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Jon L. Yang, Kevin C. Hong, Julius Schachter, Jeanne Moncada, Takele Lekew, Jenafir I. House, Zhaoxia Zhou, Melissa D. Neuwelt, Tina Rutar, Colleen Halfpenny, Neelima Shah, John P. Whitcher, Thomas M. Lietman; Detection of Chlamydia trachomatis Ocular Infection in Trachoma-Endemic Communities by rRNA Amplification. Invest. Ophthalmol. Vis. Sci. 2009;50(1):90-94. doi: https://doi.org/10.1167/iovs.08-2247.
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purpose. Trachoma remains the leading infectious cause of blindness worldwide. The World Health Organization (WHO) recommends mass antibiotic distributions in its strategy to eliminate blinding trachoma. To determine the most effective antibiotic treatment strategy, it is essential to have a diagnostic test that can correctly measure the true status of ocular Chlamydia trachomatis infection in individuals, particularly after treatment. A newer ribosomal ribonucleic acid (rRNA)-based amplification test was compared with the current DNA-based polymerase chain reaction (PCR) for the detection of C. trachomatis.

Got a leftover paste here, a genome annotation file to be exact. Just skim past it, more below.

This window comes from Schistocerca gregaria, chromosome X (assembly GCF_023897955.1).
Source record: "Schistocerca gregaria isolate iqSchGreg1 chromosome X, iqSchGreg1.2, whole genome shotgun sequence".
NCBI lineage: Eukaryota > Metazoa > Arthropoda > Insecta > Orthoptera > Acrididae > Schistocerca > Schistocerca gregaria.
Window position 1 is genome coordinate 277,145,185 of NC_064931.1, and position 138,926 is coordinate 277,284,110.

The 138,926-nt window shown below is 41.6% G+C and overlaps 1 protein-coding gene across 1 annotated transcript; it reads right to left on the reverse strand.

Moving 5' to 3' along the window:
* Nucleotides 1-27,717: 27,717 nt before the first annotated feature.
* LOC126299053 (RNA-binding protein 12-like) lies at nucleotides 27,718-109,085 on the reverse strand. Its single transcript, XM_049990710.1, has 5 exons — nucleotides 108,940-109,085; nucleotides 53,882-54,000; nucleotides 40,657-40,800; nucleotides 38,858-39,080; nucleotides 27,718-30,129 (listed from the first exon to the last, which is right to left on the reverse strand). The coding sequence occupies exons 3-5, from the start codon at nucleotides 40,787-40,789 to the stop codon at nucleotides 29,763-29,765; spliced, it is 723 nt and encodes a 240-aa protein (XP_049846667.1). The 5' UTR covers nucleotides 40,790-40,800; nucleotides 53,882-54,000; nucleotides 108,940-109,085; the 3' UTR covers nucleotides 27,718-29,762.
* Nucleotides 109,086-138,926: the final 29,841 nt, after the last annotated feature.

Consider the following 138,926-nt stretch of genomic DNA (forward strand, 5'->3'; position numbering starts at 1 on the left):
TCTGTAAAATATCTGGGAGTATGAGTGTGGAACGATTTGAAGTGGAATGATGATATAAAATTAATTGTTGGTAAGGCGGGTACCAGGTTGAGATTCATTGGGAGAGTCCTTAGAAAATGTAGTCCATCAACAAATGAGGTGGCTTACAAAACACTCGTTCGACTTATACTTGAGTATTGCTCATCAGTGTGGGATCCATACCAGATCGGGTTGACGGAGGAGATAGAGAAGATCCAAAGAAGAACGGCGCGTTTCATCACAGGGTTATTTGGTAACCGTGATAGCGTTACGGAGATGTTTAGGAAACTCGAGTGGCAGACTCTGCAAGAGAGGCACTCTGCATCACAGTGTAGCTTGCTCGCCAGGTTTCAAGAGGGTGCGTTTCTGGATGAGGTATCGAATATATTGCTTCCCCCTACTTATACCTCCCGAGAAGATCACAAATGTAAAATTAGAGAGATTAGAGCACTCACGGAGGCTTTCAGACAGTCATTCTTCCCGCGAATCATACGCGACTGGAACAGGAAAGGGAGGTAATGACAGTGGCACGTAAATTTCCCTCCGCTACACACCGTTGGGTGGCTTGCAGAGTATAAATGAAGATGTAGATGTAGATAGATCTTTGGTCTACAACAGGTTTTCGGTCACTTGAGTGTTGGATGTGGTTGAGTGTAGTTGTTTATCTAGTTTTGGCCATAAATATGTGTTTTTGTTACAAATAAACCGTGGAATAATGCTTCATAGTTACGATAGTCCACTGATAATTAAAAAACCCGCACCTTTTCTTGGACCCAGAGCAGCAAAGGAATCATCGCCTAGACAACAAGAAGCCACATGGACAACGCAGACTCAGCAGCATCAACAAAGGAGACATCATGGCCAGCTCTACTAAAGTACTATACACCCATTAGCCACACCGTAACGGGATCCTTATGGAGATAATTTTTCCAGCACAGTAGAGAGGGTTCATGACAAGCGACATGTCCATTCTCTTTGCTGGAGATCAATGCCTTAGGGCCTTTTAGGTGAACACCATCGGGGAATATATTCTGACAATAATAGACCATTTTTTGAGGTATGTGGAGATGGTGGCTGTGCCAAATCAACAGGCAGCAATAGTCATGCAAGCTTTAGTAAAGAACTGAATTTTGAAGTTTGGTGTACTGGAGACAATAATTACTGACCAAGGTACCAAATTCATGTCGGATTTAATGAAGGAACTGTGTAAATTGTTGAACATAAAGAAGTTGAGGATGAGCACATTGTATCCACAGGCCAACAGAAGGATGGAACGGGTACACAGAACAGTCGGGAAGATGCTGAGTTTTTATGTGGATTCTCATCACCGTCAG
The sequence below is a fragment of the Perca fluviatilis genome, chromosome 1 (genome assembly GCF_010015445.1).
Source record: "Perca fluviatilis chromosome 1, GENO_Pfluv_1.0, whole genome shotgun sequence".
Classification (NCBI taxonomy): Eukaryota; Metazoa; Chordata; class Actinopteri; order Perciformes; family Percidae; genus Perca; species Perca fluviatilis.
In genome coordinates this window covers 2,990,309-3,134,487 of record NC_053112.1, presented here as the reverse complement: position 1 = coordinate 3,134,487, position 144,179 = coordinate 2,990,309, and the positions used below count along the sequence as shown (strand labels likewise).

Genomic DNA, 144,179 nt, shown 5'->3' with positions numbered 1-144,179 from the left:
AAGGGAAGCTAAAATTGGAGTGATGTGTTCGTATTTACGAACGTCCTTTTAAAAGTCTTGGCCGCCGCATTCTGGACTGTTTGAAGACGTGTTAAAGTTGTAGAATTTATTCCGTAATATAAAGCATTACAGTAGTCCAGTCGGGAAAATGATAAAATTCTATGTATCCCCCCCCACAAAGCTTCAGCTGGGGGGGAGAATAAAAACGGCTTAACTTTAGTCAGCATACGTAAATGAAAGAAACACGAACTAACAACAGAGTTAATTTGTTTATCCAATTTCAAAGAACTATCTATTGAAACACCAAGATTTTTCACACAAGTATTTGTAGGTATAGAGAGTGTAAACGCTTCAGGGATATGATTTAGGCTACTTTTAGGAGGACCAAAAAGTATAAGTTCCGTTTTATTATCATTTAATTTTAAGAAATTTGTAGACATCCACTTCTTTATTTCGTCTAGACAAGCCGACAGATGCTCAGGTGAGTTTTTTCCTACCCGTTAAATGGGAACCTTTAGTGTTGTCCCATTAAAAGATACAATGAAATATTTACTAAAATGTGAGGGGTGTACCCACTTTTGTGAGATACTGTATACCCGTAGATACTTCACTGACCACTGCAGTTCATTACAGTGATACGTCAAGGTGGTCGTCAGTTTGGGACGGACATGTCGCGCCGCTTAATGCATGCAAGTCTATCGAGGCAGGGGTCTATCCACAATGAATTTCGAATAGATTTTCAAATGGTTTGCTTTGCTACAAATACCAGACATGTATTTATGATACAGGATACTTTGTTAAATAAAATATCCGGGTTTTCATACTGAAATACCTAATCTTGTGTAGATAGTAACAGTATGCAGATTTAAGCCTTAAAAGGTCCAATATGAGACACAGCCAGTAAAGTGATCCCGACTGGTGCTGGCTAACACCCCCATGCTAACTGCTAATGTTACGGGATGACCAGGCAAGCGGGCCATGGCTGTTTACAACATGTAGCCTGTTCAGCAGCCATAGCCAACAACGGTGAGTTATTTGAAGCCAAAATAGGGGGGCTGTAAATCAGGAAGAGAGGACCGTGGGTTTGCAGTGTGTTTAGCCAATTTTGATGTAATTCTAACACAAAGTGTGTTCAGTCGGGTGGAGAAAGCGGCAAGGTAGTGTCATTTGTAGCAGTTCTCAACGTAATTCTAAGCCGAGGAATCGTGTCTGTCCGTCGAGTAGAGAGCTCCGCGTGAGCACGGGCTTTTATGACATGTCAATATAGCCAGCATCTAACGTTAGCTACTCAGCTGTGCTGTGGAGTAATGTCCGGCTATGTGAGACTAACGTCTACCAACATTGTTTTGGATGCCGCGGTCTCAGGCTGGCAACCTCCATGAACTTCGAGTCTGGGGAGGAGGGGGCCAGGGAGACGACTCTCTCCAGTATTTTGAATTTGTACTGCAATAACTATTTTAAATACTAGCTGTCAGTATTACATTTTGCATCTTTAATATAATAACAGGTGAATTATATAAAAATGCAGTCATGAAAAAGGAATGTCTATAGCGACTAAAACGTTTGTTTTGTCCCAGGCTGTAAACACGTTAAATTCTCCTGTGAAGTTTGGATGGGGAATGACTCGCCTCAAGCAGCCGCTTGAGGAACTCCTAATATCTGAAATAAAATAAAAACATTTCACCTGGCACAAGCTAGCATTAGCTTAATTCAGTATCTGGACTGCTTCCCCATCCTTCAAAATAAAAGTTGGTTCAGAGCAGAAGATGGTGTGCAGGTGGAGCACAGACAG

methods. An rRNA-based assay and PCR were performed on swab specimens taken from the right upper tarsal conjunctiva of 240 children aged 1 to 5 years living among 16 endemic villages in the Gurage Zone, Ethiopia.
results. The rRNA-based test detected ocular C. trachomatis infection in 142 (59%) subjects compared with 67 (28%) detected by PCR (McNemar’s test, P < 0.0001). The rRNA-based test gave positive results for all subjects who were positive by PCR and detected infection in 75 (31%) additional subjects.
conclusions. The rRNA-based test appears to have significantly greater sensitivity than PCR for the detection of ocular C. trachomatis infection in children in trachoma-endemic villages. The increased sensitivity of the rRNA-based test may be due to its ability to detect low levels of C. trachomatis infection in individuals, which can occur especially after antibiotic treatment. Data from past studies in which PCR was used to assess the prevalence of infectious trachoma after community-wide antibiotic treatments could have underestimated the true prevalence of infection.
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